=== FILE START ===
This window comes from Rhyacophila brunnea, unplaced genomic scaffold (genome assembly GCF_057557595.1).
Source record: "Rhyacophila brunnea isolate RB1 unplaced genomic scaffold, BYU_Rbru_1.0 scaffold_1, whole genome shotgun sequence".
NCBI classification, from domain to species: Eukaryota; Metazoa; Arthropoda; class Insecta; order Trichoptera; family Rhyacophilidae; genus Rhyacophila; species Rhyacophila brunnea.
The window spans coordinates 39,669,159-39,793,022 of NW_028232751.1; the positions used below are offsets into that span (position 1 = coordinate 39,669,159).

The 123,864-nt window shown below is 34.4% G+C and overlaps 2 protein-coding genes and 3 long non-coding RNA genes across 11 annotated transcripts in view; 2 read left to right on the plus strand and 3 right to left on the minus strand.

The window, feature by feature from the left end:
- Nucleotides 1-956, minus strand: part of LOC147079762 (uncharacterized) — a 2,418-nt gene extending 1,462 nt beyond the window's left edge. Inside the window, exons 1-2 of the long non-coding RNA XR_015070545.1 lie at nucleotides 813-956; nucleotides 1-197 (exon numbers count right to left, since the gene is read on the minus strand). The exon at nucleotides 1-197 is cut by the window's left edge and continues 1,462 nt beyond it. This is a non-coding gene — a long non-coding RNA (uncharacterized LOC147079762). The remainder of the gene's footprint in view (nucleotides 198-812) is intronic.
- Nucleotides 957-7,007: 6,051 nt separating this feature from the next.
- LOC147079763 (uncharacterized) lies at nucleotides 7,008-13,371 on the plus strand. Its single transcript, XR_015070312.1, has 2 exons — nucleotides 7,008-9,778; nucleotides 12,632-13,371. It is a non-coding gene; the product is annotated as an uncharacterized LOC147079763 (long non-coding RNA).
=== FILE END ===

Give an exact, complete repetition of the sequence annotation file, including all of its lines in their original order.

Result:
This window comes from Rhyacophila brunnea, unplaced genomic scaffold (genome assembly GCF_057557595.1).
Source record: "Rhyacophila brunnea isolate RB1 unplaced genomic scaffold, BYU_Rbru_1.0 scaffold_1, whole genome shotgun sequence".
NCBI classification, from domain to species: Eukaryota; Metazoa; Arthropoda; class Insecta; order Trichoptera; family Rhyacophilidae; genus Rhyacophila; species Rhyacophila brunnea.
The window spans coordinates 39,669,159-39,793,022 of NW_028232751.1; the positions used below are offsets into that span (position 1 = coordinate 39,669,159).

The 123,864-nt window shown below is 34.4% G+C and overlaps 2 protein-coding genes and 3 long non-coding RNA genes across 11 annotated transcripts in view; 2 read left to right on the plus strand and 3 right to left on the minus strand.

The window, feature by feature from the left end:
- Nucleotides 1-956, minus strand: part of LOC147079762 (uncharacterized) — a 2,418-nt gene extending 1,462 nt beyond the window's left edge. Inside the window, exons 1-2 of the long non-coding RNA XR_015070545.1 lie at nucleotides 813-956; nucleotides 1-197 (exon numbers count right to left, since the gene is read on the minus strand). The exon at nucleotides 1-197 is cut by the window's left edge and continues 1,462 nt beyond it. This is a non-coding gene — a long non-coding RNA (uncharacterized LOC147079762). The remainder of the gene's footprint in view (nucleotides 198-812) is intronic.
- Nucleotides 957-7,007: 6,051 nt separating this feature from the next.
- LOC147079763 (uncharacterized) lies at nucleotides 7,008-13,371 on the plus strand. Its single transcript, XR_015070312.1, has 2 exons — nucleotides 7,008-9,778; nucleotides 12,632-13,371. It is a non-coding gene; the product is annotated as an uncharacterized LOC147079763 (long non-coding RNA).